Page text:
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Year : 2016  |  Volume : 43  |  Issue : 2  |  Page : 89-91

Anesthetic management of post-coronary artery bypass grafting patient posted for below-knee amputation

Department of Anesthesia, KLE University, Belagavi, Karnataka, India

Date of Web Publication18-May-2016

Correspondence Address:
Kumari Priyanka Tallur
C/O GM Harakuni, H No. 1484, Kudasomannavar Galli, Bailhongal, Belgaum, Karnataka
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Source of Support: None, Conflict of Interest: None

DOI: 10.4103/0974-5009.182606

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Unilateral spinal anesthesia is a promising alternative to traditional, widely used techniques of spinal anesthesia as it decreases the risk of adverse events and complications.

Keywords: Hemodynamic stability, post-coronary artery bypass grafting (CABG), unilateral spinal

How to cite this article:
Tallur KP, Sanikop CS, Dhorigol MG. Anesthetic management of post-coronary artery bypass grafting patient posted for below-knee amputation. J Sci Soc 2016;43:89-91

How to cite this URL:
Tallur KP, Sanikop CS, Dhorigol MG. Anesthetic management of post-coronary artery bypass grafting patient posted for below-knee amputation. J Sci Soc [serial online] 2016 [cited 2021 Apr 20];43:89-91. Available from: https://www.jscisociety.com/text.asp?2016/43/2/89/182606

  Introduction Top

Unilateral spinal anesthesia has been used successfully in high-risk patients undergoing surgery involving one lower limb. It has many advantages over conventional spinal anesthesia such as lower incidence of hypotension, faster recovery, and increased patient satisfaction. [1] To achieve successful unilateral spinal anesthesia, several factors need to be considered including the site, speed of injection of anesthetic solution, volume, baricity, concentration of the anesthetic solution, type of needle, and bevel direction with degree of operating table inclination. It has been claimed by many as an alternative technique to restrict the undesired sympathetic block. [2] Unilateral spinal anesthesia is associated with hemodynamic stability, so there is a trivial use of vasoconstrictors for blood pressure maintenance. [3] It provides a more profound and longer lasting block. [4]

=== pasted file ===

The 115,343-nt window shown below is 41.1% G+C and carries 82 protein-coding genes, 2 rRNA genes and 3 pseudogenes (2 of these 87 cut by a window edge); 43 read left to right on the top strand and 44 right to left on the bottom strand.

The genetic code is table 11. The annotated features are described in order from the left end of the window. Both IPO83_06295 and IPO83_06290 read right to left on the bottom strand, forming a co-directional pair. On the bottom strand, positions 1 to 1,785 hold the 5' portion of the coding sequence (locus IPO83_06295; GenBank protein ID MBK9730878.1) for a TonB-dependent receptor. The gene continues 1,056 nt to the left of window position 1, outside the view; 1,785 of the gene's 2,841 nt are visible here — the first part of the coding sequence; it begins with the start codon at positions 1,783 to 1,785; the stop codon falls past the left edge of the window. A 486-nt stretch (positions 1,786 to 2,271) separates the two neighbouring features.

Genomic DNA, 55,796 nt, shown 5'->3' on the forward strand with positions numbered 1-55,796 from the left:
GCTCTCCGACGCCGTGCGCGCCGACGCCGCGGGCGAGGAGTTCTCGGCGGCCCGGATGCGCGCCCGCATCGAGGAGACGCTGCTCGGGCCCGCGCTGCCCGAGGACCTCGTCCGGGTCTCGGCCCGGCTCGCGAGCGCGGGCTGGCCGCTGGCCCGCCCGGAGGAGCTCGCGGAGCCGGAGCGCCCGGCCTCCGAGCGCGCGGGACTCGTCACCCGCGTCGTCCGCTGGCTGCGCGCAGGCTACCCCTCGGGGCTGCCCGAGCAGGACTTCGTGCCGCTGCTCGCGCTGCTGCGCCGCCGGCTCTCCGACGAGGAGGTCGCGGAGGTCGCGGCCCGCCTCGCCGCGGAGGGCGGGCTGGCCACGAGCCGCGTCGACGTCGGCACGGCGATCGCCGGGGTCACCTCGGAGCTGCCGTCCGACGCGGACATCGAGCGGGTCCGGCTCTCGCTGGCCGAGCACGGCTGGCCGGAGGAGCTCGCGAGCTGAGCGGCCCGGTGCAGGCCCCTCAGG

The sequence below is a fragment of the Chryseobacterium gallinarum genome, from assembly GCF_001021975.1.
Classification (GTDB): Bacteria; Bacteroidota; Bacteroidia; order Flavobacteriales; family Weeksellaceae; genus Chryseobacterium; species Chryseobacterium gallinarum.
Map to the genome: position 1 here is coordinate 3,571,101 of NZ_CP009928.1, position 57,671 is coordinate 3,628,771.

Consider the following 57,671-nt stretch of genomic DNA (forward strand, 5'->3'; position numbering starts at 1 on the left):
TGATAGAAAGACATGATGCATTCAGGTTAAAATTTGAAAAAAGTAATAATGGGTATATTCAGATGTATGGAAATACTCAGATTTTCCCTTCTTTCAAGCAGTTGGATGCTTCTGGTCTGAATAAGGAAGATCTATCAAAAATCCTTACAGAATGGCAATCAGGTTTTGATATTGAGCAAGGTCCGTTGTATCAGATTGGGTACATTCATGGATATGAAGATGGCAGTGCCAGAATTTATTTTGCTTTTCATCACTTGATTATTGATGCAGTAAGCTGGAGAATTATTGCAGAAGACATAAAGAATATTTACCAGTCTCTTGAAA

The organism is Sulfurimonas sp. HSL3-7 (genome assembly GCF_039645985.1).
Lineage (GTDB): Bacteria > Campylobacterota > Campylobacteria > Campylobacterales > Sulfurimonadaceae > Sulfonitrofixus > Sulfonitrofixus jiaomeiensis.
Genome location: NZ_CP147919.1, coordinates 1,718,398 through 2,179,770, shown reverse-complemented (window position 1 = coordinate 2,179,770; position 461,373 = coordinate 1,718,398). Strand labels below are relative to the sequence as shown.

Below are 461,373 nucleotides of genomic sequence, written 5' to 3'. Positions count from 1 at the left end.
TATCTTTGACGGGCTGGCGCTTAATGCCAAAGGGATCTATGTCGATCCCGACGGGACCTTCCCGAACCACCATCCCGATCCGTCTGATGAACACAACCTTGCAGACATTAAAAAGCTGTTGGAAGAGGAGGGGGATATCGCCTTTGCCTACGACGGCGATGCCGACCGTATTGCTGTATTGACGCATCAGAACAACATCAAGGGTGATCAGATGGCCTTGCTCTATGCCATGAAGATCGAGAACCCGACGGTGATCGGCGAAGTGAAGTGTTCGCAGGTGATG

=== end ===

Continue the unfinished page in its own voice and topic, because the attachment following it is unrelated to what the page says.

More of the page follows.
Case report Top

A 78-year-old male patient with ischemic heart disease (IHD) gave a history of post-coronary artery bypass grafting (CABG) 5 weeks back posted for a right below-knee amputation for squamous cell carcinoma. A thorough preanesthetic evaluation was done with following investigations. Complete blood count (CBC), renal function test (RFT), liver function test (LFT), and electrolytes were normal and there was electrocardiogram (ECG) T-wave inversion in V2-V6. Echocardiogram (ECHO) showed impaired left ventricular (LV) systolic function with left ventricular ejection fraction (LVEF) 45%, akinesia of the apical septum and apex with hypokinesia of the anterior wall, anterior part of the septum, mitral annular calcification with trivial mitral regurgitation (MR), aortic valve (AV) thickening, trivial tricuspid regurgitation with peak pressure gradient 30 mmHg, mild pulmonary hypertension (PAH), no clot, and no pericardial effusion after CABG. The patient was on the following medications: tablet Stromix A 150 mg once a day (OD), tablet Atorvastatin 10 mg OD, tablet Deriphyllin 300 mg two times a day (TID), tablet Dytor 10 mg OD, and tablet Nebicard 2.5 ug OD. The advice to withhold anticoagulation drugs for 3 days before surgery was given. The patient's preanesthetic evaluation was done keeping in mind the above investigation and instructions. The patient and patient's attenders were counseled. On the night prior to the surgery, tablet alprazolam 0.25 mg was advised. On the day of surgery, the patient was asked to continue all his medications with sips of water except for antiplatelet drug.